Working on the development of Edurne, a new potato variety with its own name
- The UDAPA cooperative is conducting an agricultural study as well as a market acceptance study on the Edurne potato variety created by NEIKER
- We signed an agreement to send the co-op 1,200 kg of seeds of this new potato variety
- With fine skin and pale-yellow flesh, the Edurne potato has received great tasting scores and both fries and boils well
Helping the agricultural sector by developing new products to diversify it and adapt to consumer demands is part of our philosophy. Accordingly, after the success of the market launch of the Beltza potato, a purple variety with antioxidant properties, we once again joined forces with the Araba-based co-op UDAPA to develop a new potato variety called Edurne.
By virtue of the collaboration agreement signed by the two organizations, the co-op specializing in high-quality potato production is going to conduct an agricultural study and a market acceptance study on this new potato variety created and registered by NEIKER. We have delivered 1,200 kg of Edurne potato seeds to UDAPA, which has planted them on the farm of one of its partner producers to carry out the agricultural assessment.
The estimated 15,000 kg harvest obtained will be used to conduct a market acceptance study. UDAPA will launch this new variety onto the market via its customers in the large-scale distribution industry. The results of this pilot test will help the co-op to assess the viability of producing and selling the Edurne variety in the future.
“For now, this new variety is adapting perfectly to our farmland, so we are expecting a high-quality harvest in September”, said Ana Carrasco, UDAPA’s R&D+i director. “Once we launch on the market, we’ll conduct the market acceptance study, but everything seems to indicate that consumer acceptance will be positive, as that was precisely the conclusion of another study done with consumers in the previous phase”.
What is Edurne like? In the words of José Ignacio Ruíz de Galarreta, a researcher at NEIKER’S Department of Plant Production and Protection, this new variety of potato is characterised by “having very fine skin and light-yellow flesh, being easy to wash and peel, and being apt for both frying and boiling, making it ideal for domestic consumption, as was demonstrated by the high acceptance rate it obtained at tastings with consumers”. For this researcher, it is also a more productive potato than other varieties currently available on the market, as it improves crop efficiency. “Due to its larger production and limited need for fertiliser, it helps to fulfil the goals of the European Union’s Farm to Fork strategy”, he explained.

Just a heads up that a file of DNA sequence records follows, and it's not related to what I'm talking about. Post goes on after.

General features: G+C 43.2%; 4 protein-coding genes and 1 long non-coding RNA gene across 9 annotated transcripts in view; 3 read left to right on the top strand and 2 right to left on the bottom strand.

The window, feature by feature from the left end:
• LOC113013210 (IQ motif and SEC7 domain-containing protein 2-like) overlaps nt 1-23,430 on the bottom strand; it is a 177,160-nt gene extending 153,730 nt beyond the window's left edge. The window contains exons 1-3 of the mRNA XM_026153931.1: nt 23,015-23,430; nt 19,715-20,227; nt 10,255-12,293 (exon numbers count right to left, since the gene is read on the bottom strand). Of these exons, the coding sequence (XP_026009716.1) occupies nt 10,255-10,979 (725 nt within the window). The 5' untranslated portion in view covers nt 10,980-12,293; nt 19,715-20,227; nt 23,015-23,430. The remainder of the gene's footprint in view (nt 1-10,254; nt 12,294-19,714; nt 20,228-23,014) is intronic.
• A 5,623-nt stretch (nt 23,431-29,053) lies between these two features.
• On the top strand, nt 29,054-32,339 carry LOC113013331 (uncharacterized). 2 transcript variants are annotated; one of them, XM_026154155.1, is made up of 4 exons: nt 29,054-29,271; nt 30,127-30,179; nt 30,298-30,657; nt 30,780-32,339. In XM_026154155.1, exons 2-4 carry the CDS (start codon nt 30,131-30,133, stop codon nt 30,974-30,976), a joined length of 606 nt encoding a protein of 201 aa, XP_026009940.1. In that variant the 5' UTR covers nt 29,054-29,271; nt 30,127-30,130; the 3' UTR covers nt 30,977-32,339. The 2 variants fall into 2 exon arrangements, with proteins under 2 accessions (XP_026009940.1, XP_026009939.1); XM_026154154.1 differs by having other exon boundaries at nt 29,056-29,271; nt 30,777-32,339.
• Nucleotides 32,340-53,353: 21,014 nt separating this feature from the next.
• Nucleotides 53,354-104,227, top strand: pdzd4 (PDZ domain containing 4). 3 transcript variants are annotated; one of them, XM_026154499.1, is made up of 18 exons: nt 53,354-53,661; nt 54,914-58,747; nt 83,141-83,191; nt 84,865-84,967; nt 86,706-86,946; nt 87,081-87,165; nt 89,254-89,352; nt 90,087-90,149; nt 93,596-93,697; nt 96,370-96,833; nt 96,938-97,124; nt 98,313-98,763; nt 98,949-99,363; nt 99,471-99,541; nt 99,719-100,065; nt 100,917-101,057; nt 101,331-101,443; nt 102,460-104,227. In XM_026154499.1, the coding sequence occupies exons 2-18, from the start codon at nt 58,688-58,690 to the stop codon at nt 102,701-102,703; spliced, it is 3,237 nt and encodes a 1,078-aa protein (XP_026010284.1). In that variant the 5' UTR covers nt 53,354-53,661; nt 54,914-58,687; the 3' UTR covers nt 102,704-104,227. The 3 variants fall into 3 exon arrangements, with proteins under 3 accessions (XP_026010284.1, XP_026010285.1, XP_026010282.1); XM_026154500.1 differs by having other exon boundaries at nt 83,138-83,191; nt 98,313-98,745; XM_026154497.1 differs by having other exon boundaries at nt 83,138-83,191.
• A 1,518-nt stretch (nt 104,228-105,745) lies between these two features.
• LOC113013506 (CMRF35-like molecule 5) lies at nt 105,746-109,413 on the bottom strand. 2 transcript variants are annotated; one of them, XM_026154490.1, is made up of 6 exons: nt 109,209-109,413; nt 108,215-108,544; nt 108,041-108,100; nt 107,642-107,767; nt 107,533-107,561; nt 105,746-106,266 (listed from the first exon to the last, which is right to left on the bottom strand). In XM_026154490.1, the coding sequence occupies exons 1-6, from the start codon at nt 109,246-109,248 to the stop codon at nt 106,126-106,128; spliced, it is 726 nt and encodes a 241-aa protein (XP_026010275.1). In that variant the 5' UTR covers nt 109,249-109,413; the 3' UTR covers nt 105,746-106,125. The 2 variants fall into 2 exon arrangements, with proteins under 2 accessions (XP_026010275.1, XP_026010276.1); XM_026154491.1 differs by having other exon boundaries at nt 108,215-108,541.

In search of new potato varieties: from Beltza to Edurne
NEIKER registered the new Edurne variety with the European Plant Variety Protection Registry in 2020, in line with its mission to help the agricultural sector with new products to diversify and adapt to consumer demands.
Over the last few years, we have initiated a selection program to obtain varieties adapted to our growing conditions that also have high levels of bioactive compounds and high antioxidant capacity, which are associated with delayed cell ageing and the prevention of cardiovascular disease.
A result of this line of work is the Beltza potato, which reached the market at the end of last year in collaboration with UDAPA, where it was very well received by consumers. The co-op has already planted 700 kg of Beltza potato seeds, named after its purple hue, on one of its partners’ farms.
NEIKER’s Plant Production and Protection Department’s procedure for obtaining new varieties uses strictly natural methods by crossing different varieties with good agricultural characteristics offering resistance to the crop’s primary diseases.
Since 1933, the year when the Iturrieta Potato Improvement Station (Araba) was created, we have been using clonal selection to develop new potato varieties adapted to the agroclimatic conditions of different potato-growing regions in Spain and the EU. To date, we have registered over 30 varieties, some of which have had major success on the Spanish and international markets.
The advantages of these proprietary varieties include better production yield, reduced costs and better resistance to various diseases, in addition to preventing dependence on non-domestic varieties.
For more than 80 years, the Basque government has been firmly committed to this line of work and has co-funded these projects. The new varieties we obtain are always made available to local seed potato farmers and farmers who grow potatoes for consumption. Their market success brings back funds for NEIKER to reinvest into developing new varieties not only of potatoes, but also of other crops including bell peppers, hot peppers, chard and corn, among others.